• Second, communities can engage in strong oversight of their local and state law enforcement agencies to ensure transparency and shape policy around the use of drug war tactics, including Vermont law enforcement’s participation in federal enforcement actions.
  • Third, state lawmakers can also enact laws increasing transparency and public oversight, and requiring that evidence obtained in violation of the knock-and-announce rule be excluded from subsequent legal proceedings.
  • And, fourth, where problems arise from federal- or state-initiated no-knock searches in Vermont, independent investigators should be appointed to undertake public reports, and independent prosecutors should be used to determine charges.

Despite other high profile SWAT-style drug raids in Vermont during the last couple of years, Vermont has not yet seen a great increase in the use of no-knock raids. But, the recent tragedy in Burlington shows the risks of their use.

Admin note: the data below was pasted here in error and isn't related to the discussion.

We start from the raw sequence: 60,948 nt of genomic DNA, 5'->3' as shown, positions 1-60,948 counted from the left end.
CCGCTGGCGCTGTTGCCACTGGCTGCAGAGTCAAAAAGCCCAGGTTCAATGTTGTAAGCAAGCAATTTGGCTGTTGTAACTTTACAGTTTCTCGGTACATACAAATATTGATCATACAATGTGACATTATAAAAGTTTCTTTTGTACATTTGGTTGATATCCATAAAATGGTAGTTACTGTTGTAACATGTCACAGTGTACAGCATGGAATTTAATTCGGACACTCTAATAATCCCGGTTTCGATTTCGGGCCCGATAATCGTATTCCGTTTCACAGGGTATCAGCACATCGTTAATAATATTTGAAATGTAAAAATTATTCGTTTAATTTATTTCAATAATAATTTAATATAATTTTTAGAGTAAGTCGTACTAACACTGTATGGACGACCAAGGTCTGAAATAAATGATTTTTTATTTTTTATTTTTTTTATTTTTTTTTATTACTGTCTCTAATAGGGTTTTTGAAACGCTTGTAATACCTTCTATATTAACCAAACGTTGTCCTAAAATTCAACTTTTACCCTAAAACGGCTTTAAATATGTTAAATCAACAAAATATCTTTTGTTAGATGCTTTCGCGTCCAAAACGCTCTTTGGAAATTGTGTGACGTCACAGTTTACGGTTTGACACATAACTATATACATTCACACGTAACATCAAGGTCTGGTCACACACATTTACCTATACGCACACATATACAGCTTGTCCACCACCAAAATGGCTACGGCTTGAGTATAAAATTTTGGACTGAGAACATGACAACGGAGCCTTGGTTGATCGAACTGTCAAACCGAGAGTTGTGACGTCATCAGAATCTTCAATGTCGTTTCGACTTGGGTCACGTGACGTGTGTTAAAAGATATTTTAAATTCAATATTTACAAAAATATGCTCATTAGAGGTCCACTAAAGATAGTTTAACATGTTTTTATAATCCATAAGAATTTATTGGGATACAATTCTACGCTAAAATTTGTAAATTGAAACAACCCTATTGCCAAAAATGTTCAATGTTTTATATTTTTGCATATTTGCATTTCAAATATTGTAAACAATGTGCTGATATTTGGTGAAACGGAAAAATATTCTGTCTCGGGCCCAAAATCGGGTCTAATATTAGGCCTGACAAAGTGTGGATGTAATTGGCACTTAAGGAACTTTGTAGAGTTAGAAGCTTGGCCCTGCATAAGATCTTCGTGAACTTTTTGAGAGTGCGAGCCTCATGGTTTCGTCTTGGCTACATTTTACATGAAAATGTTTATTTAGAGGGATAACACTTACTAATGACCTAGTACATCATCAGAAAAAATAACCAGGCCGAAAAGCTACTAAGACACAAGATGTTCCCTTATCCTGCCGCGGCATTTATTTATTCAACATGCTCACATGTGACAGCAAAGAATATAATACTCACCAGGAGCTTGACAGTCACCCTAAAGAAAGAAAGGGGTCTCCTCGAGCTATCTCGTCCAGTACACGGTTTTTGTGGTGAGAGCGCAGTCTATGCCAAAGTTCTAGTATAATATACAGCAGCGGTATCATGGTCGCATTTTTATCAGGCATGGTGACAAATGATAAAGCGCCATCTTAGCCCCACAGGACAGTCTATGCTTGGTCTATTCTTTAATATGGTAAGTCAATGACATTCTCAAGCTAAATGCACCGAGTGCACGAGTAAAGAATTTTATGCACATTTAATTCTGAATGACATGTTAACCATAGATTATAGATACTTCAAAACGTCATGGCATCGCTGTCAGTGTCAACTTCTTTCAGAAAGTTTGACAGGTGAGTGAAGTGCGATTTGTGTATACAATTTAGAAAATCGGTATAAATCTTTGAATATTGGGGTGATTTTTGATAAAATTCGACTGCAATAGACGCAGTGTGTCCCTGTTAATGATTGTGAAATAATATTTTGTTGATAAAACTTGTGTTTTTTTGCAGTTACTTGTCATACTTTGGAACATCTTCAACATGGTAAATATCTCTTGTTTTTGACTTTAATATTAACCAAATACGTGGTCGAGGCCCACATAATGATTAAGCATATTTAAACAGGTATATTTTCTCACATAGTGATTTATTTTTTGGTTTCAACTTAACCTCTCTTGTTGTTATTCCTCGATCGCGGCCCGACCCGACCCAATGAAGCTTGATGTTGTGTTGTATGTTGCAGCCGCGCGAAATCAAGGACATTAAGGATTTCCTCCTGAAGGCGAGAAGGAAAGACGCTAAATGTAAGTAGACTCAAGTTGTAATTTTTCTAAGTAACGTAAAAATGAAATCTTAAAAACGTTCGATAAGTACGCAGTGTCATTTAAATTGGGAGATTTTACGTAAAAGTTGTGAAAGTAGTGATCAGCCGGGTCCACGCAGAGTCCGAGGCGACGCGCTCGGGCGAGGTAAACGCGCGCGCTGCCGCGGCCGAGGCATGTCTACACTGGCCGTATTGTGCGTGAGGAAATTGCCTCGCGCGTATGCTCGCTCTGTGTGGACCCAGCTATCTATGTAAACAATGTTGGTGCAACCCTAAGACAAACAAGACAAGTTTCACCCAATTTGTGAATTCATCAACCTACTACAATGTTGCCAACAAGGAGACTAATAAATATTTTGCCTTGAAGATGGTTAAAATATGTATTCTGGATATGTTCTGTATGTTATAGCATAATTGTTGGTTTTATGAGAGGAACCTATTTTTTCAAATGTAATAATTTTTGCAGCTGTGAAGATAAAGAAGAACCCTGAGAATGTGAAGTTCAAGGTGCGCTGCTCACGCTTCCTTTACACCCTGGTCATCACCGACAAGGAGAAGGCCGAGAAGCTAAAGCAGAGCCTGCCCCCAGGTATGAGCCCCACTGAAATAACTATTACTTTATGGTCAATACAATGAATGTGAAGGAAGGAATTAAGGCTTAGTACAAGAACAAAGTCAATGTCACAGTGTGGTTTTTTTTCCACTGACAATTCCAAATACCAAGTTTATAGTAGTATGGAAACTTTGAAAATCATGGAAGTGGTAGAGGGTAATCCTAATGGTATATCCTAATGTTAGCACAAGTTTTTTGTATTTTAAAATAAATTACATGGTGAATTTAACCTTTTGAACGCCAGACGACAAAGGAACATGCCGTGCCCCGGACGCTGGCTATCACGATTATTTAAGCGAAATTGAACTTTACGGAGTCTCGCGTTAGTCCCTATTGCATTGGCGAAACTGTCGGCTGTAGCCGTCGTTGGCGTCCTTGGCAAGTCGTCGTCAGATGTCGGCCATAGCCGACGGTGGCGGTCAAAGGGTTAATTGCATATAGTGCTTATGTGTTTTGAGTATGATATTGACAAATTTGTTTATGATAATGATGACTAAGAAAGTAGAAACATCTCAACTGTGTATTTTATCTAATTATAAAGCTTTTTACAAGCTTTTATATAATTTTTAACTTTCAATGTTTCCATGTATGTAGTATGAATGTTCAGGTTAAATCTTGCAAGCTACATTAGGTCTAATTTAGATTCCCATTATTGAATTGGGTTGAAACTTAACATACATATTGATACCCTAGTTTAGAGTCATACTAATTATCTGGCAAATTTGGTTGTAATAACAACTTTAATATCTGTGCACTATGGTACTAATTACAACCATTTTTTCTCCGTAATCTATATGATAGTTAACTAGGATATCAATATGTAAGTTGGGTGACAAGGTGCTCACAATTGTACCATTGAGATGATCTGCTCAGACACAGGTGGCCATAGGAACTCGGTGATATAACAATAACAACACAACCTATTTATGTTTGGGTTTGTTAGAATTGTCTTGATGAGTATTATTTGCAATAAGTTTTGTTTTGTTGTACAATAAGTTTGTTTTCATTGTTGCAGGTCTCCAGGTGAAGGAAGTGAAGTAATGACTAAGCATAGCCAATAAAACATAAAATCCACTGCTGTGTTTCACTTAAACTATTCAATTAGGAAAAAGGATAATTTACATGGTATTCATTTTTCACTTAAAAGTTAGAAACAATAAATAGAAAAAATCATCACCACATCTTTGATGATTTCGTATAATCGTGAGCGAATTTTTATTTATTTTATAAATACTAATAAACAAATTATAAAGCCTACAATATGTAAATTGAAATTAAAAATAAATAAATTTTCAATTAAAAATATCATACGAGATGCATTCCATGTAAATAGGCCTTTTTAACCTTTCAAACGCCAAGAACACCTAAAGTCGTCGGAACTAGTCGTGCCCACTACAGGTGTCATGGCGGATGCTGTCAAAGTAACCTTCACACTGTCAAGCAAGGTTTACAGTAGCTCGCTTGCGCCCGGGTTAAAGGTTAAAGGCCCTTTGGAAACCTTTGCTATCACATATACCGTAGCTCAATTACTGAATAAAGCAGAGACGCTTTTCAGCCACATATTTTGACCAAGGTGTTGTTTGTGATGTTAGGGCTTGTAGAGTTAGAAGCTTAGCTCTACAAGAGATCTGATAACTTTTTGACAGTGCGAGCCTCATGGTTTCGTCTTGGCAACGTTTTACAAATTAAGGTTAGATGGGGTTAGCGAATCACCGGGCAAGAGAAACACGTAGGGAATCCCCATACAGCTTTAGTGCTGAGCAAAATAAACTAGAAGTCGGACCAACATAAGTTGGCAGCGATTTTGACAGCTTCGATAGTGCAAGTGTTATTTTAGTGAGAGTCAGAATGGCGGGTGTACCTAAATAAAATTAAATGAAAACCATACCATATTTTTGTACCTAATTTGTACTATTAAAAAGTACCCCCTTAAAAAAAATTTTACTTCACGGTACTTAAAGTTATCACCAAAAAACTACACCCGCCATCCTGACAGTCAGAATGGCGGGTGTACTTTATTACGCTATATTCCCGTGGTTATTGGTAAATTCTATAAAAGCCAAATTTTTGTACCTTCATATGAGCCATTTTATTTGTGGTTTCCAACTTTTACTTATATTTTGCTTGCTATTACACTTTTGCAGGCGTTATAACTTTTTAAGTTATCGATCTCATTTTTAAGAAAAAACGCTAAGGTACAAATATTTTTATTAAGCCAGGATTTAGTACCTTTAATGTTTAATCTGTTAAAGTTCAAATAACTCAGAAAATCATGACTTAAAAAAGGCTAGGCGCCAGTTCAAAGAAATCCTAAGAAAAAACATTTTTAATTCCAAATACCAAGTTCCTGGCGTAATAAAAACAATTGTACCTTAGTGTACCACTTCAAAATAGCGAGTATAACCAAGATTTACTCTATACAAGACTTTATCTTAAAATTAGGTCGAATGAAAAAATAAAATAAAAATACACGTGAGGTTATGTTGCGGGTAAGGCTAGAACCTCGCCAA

Although many in Vermont communities are suffering from addiction and dealers are capitalizing on this growing market, federal and Vermont law enforcement should learn from the innocent lives unnecessarily lost elsewhere. No-knock searches raise the likelihood that our friends, neighbors, and communities will become collateral damage of the drug war.

Tactics such as no-knock searches should only be used as a last resort when other options to effectuate a search or apprehend a suspect are not possible or have been exhausted -- and where law enforcement officers can ensure that innocent bystanders will not be put at risk.

-- Jay Diaz, ACLU-VT staff attorney / public advocate